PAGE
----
In the Second World War the people of the Soviet Union suffered enormously. By official counts (estimates) the number of Soviets who died was about 27 million people – an eighth of the pre-war population. Such a catastrophe continues to have effects through the decades. Fewer people after the war had fewer children, as these children grew up, they had fewer children and so on. Demographers call it a “wave” of population troughs and crests that undulate through the subsequent generations; its effects are still being felt in the successor states to the Soviet Union.

After Russia’s population stabilised at about 144 million people for about ten years (and was then boosted by the addition of over 2 million Crimeans – remember that?), it is once again shrinking as more Russians die than are born. Last year there was a decline in the number of Russian births by 11 percent. This decline in the number of births is set to continue: by 2032 the number of women in prime childbearing age is expected to decline by 28 percent from today’s figures, meaning that there will be fewer babies being born in the years ahead. Unless something drastic happens, the United Nations is expecting the Russian population to decline by 17 percent to 119 million by 2050.    

This state of demographic affairs is of concern to the newly re-elected Russian president, Vladimir Putin. As Bloomberg reports, Putin said that:

“‘Preserving the nation of Russia and the wellbeing of our citizens is the essence of everything,’ he said in his state of the nation address last month as a chart detailing the statistical “war echoes” loomed on a screen overhead. ‘Falling behind is the main threat. That’s our enemy.’”

In this speech to Parliament, Putin laid out a number of demographic and economic goals for his fourth term. These included propelling Russia into the top five economies. But he is battling some immense demographic headwinds. The mortality rate for working-age men is still at third world levels due to preventable diseases and workplace accidents. And although the life expectancy of both men and women is increasing, longer lives mean higher pension costs that Russia, which is limping out of the longest recession in two decades, is already struggling to meet.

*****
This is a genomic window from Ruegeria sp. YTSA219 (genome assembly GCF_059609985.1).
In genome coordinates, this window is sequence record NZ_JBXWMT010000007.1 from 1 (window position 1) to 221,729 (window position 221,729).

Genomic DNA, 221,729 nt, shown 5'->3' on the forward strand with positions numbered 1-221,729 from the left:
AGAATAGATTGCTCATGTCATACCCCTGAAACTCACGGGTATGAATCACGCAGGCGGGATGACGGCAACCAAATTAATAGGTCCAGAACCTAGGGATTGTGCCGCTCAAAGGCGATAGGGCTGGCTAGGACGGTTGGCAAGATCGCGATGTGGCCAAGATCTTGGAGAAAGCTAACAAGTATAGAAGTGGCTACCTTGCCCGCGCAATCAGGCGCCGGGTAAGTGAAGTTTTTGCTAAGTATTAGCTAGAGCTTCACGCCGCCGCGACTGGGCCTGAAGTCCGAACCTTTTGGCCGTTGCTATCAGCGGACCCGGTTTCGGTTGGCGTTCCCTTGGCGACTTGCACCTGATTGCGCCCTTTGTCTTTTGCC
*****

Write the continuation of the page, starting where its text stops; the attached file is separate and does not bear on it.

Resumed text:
While Putin has done a lot to halt Russia’s demographic decline, there is still a large discrepancy between the size of its oldest and youngest age working aged population cohorts. There are about 70 percent more Russians in the oldest bracket of workers, 55 to 59, than in the youngest, 15 to 19. By comparison, the gap is about 30 percent in Japan and less than 10 percent in both the US and the UK. That means that there are awfully large number of elder workers who will not be replaced when they retire in the next few years. This discrepancy is starving the economy of young employees and making it harder for the government to improve efficiencies in services such as health care, policing, public transport and education.

As Luc Jones, commercial director of the Antal International recruitment agency in Moscow, says: “The employment situation in Russia is going to get a hell of a lot worse before it gets better.” According to Valery Elizarov, the head of the demographics department at Moscow State University, Russia is currently shedding a million workers a year.

A new monthly stipend for first-time parents may encourage procreation, (see Polish policies in a similar direction here) but little can alter the current contraction in the workforce. A rise in the currently low retirement ages (55 for men and 60 for women) would help, but this is a politically fraught move that has been seen as urgent by many for years without anything being done about it.

The concern for Putin and Russia is that fewer workers mean fewer consumers and, ultimately, a smaller economy. The population drop alone is enough to knock as much as 1 percentage point off GDP growth in each of the coming years, according to Renaissance Capital. Johnson of Bloomberg Economics is more conservative, putting the cumulative drag on GDP over the course of this Putin term at 2.5 per cent. And that will necessarily have a negative impact on Russia’s ability to project power throughout Europe and the Middle East.  A negative impact that Putin would be desperate to avoid if he wants it to remain a great power. 

Marcus Roberts is a Senior Researcher at the Maxim Institute in Auckland, New Zealand, and was co-editor of the former MercatorNet blog, Demography is Destiny. Marcus has a background in the law, both...